Chemical weapons raise the stakes in Syria
Syria's civil war is ugly, and outside intervention could make it uglier. But Syria's alleged chemical weapons stockpiles argue for a major US and international role if the Assad regime collapses.
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The firmly held belief in the US, Israel, and other countries that the Baath regime of Bashar al-Assad holds large quantities of chemical weapons is a major factor under consideration for all the international players involved in the Syrian crisis.
Hard data on Syria's chemical and biological warfare capabilities is scarce, but the country is believed to have one of the largest chemical agents stockpiles in the world, including VX and Sarin nerve agents. It also has an impressive number of surface-to-surface missiles, such as Scud-Ds which can be fitted with chemical warheads, and modern Russian anti-aircraft missile batteries, including portable shoulder-fired systems.
"This is unknown territory," says Charles Blair, senior fellow for State and Non-State Threats at the Washington-based Federation of American Scientists. "We have never been through the potential collapse via a very bloody ethnic civil war of a country that is likely armed with a very large stockpile of chemical weapons.”
... The main concern in the West is that Al Qaeda-affiliated groups fighting in Syria will attempt to obtain chemical agents from Syrian stockpiles. Al Qaeda has been seeking chemical and biological weapons since at least the late 1990s. Documents seized by US troops in Afghanistan in 2001 indicated that Al Qaeda was working on acquiring weapons of mass destruction, possibly attempting to weaponize biological agents. In 2009, a British tabloid reported that an Al Qaeda group in Algeria was forced to abandon a training camp after experiments to weaponize bubonic plague led to the deaths of 40 militants.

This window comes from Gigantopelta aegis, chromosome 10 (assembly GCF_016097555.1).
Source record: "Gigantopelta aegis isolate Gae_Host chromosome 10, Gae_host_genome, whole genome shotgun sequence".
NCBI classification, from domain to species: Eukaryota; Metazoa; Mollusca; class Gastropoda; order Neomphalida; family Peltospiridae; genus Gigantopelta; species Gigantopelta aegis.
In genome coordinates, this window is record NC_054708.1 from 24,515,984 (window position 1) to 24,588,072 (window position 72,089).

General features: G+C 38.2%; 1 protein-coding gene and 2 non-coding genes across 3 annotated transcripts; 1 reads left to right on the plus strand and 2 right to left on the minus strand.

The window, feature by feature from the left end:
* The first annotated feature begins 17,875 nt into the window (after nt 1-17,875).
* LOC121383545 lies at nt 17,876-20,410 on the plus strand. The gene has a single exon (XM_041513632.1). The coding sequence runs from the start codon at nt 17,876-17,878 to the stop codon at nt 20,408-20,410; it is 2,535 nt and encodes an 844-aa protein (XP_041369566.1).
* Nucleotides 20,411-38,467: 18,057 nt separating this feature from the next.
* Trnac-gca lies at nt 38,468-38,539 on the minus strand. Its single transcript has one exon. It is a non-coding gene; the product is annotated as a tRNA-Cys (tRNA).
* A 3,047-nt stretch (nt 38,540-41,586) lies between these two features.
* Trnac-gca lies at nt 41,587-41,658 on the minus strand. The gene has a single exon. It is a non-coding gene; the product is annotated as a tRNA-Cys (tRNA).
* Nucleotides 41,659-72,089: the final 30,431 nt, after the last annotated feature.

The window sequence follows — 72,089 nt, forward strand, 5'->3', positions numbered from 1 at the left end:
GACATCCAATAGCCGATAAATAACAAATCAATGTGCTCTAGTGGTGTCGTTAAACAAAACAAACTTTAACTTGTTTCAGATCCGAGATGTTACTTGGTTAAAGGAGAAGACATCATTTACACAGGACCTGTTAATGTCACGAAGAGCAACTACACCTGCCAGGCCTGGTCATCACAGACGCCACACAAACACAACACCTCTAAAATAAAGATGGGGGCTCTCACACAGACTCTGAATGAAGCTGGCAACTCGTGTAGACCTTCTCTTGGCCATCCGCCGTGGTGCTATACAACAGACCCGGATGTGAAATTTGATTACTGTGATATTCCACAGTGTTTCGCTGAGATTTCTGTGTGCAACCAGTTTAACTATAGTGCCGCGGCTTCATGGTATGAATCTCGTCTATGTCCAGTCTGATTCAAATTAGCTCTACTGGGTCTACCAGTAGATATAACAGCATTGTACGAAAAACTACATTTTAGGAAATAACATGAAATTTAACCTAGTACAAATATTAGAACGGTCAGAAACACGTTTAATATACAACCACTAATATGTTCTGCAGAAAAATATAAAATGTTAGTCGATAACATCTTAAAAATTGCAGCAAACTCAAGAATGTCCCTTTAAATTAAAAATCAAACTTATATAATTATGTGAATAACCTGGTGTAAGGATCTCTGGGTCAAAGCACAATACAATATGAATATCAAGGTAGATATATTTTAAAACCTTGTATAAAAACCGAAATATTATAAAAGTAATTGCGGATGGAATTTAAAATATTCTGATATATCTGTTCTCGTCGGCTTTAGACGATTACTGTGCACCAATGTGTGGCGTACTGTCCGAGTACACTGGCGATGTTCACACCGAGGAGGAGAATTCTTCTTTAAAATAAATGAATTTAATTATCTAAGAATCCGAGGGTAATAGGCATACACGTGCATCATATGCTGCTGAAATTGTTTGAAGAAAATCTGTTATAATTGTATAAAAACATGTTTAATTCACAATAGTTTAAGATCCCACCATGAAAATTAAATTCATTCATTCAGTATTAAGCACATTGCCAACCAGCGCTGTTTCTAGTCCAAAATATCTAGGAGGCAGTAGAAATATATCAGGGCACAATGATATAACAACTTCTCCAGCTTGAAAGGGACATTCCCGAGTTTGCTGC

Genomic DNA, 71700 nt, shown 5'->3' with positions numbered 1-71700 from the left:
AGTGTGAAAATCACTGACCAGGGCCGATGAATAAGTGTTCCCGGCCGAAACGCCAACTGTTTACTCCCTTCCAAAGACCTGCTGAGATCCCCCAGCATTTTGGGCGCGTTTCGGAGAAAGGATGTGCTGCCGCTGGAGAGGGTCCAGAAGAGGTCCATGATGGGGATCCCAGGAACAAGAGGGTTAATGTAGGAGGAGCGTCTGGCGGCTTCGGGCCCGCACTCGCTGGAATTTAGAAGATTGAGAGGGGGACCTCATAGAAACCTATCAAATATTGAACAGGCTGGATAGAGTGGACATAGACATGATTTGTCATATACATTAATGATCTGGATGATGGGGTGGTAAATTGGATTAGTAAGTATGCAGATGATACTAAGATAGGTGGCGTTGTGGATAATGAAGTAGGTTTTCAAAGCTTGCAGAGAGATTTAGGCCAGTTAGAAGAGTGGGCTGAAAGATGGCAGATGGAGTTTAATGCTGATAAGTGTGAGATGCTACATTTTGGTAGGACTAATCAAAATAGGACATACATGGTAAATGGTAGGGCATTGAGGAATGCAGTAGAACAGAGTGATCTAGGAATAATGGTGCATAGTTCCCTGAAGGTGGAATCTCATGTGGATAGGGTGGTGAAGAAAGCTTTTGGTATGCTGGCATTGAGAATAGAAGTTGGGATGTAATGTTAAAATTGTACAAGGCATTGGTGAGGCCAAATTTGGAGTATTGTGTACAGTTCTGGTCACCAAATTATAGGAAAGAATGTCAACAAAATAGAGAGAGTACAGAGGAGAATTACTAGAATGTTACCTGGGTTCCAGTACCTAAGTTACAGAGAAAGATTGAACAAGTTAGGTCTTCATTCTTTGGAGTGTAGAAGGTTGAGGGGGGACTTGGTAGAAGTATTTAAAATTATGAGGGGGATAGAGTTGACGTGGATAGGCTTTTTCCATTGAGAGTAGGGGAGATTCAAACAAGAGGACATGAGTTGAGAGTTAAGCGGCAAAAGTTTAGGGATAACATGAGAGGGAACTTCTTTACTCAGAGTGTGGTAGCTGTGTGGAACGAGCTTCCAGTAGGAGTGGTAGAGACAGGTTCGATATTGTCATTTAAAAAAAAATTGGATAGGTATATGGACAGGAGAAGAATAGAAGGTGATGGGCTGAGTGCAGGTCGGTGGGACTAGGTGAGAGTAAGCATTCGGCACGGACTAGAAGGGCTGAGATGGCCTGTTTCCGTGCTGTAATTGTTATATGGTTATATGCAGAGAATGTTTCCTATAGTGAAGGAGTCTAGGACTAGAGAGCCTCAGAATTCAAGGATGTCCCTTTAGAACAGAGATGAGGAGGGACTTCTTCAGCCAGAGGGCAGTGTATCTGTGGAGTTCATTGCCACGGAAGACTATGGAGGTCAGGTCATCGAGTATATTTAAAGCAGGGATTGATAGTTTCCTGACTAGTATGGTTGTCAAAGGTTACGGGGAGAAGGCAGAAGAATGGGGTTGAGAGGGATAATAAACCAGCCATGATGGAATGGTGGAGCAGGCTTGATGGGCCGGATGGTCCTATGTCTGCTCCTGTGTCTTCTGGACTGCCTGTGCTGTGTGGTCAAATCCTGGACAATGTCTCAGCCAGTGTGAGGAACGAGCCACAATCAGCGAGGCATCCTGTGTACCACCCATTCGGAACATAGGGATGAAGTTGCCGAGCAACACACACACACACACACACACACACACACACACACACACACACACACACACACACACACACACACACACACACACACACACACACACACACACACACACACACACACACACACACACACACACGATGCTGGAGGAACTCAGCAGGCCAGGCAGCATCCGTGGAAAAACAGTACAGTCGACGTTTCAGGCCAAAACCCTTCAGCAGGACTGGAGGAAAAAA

I wrote last week about reports of CIA involvement in determining which rebel groups receive weapons, and expressed some concern that they could be a first step towards a broader US involvement in Syria's civil war. Saudi Arabia and Qatar are backing the rebellion; Iran and to a lesser extent Russia are backing Assad. That's one messy situation to get in the middle of.
But I neglected to mention Syria's chemical weapons stockpiles and long-range missile systems, an issue that is probably at the top of the list of concerns of every US soldier and intelligence officer working on Syria. While the collapse of the Baath regime isn't imminent, it's certainly possible. And if that day comes, finding a way to secure the country's chemical weapons – which could end up almost anywhere, given the country's porous borders and history of smuggling over the Iraqi, Turkish and Lebanese borders – will be paramount.
It's a safe bet that the US operatives making contacts with rebel groups in Turkey are bringing up this issue, and seeking to create relationships and cut deals that will give the US and its allies a head start on locking down Syria's chemical weapons if that day ever comes. Fear of so-called weapons of mass destruction is an issue that could see the US form temporary alliances with militant groups it wouldn't touch with a barge pole under other circumstances.